Back to politics. The 2016 DNC platform announces breathlessly (and by breathless, I mean without any life to it) that the US needs a WWII style mobilization to combat climate crisis: We believe the United States must lead in forging a robust global solution to the climate crisis. We are committed to a national mobilization, and to leading a global effort to mobilize nations to address this threat on a scale not seen since World War II. In the first 100 days of the next administration, the President will convene a summit of the world’s best engineers, climate scientists, policy experts, activists, and indigenous communities to chart a course to solve the climate crisis.

I’m sure they’ll mention it soon now that the campaign has begun.


  1. Don Graham · · Reply

    “Overshoot and Collapse,” expected no later than 2024, has already begun. All the resources of the 1% combined are incapable of preventing what our children won’t survive.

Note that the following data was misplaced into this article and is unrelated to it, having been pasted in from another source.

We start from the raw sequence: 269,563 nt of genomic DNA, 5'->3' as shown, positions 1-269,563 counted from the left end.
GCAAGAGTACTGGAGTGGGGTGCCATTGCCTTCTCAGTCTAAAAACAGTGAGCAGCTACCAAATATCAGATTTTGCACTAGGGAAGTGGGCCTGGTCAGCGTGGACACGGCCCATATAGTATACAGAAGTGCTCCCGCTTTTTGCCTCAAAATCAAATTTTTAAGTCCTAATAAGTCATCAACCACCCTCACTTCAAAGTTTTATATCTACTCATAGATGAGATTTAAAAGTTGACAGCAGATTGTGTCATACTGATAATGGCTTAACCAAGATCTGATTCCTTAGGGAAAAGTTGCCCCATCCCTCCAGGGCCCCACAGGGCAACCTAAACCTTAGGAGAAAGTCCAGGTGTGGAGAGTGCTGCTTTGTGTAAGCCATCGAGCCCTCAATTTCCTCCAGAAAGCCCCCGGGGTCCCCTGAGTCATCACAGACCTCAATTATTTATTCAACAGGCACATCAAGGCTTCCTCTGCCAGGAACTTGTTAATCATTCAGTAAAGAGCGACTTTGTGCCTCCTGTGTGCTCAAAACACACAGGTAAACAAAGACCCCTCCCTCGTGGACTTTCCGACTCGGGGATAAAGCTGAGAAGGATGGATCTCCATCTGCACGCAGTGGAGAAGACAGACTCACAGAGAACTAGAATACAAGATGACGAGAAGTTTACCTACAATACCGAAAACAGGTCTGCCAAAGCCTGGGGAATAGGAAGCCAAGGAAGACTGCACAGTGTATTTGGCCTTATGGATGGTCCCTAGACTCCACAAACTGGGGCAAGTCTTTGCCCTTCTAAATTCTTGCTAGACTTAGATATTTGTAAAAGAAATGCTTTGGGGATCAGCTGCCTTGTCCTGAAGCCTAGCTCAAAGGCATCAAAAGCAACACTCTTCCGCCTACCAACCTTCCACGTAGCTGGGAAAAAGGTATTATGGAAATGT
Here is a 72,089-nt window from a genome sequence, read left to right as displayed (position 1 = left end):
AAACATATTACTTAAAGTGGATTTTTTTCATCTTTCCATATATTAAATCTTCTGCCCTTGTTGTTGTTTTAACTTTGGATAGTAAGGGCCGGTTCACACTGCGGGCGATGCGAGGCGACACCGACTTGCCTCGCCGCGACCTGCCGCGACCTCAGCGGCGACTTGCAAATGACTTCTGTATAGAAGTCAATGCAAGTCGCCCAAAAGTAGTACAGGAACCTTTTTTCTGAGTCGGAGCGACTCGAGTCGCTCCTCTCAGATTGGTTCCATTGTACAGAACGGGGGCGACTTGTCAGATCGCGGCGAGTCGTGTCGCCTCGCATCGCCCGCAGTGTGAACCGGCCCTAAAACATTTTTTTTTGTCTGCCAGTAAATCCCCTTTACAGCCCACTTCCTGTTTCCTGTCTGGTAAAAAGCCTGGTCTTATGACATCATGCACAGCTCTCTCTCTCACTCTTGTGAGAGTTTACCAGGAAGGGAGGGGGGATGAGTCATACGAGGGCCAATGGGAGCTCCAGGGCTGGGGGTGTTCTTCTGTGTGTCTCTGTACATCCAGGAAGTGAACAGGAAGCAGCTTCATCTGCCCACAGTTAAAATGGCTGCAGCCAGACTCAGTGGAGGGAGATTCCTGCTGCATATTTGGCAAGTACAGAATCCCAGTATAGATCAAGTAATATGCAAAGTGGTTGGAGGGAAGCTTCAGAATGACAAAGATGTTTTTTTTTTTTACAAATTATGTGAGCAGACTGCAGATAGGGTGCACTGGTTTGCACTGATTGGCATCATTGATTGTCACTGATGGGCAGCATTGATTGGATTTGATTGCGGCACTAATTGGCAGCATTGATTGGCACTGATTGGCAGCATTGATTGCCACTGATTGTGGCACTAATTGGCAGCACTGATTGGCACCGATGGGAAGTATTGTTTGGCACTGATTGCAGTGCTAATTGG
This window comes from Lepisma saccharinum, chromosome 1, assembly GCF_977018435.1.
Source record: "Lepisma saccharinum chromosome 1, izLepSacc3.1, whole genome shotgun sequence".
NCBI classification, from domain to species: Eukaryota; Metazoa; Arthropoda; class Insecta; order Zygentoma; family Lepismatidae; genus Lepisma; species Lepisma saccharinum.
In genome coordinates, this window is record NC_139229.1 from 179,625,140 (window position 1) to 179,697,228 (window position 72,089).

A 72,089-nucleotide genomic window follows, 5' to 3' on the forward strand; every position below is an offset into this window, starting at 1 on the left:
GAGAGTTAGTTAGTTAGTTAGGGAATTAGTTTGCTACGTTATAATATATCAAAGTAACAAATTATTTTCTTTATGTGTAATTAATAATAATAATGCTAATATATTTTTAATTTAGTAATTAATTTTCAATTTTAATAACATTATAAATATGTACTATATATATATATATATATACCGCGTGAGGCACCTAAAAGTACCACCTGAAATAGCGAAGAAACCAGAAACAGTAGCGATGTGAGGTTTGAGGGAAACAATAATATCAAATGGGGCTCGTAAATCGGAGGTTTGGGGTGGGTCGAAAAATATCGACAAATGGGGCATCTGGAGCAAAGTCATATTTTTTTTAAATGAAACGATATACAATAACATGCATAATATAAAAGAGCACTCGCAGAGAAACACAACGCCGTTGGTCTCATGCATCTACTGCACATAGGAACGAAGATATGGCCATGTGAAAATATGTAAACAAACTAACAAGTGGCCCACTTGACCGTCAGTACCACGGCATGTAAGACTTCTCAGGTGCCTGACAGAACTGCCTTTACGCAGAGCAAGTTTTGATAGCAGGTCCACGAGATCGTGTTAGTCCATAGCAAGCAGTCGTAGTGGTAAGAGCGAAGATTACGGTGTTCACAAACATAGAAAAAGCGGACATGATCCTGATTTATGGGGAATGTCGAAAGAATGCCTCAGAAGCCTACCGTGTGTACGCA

2. Erik Kowal · · Reply

    The world’s nations are united in steadfastly doing nothing to curb our own species’ propensity to keep breeding, and to keep growing our own numbers and our economies — with all that that implies in terms of savaging the planet and plundering its resources — in the monstrous Ponzi scheme that is our current economic/demographic set-up. Otherwise we’re just pissing in the wind: every mitigation strategy will be offset or neutralized by population growth that takes up the slack. It’s rather similar to the way that the gains represented by the adoption of low-energy light bulbs or high-efficiency appliances are nullified by people buying more electrical or electronic gadgets, installing additional lights etc.

    1. No disagreement on population issues.I’m thinking of the euthanasia lounges in the Vonnegut story ‘Welcome to the Monkey House’, but we’d have to roll a helluva lot of those out in short order. There’s nothing humans do that doesn’t assume increase in wealth or population.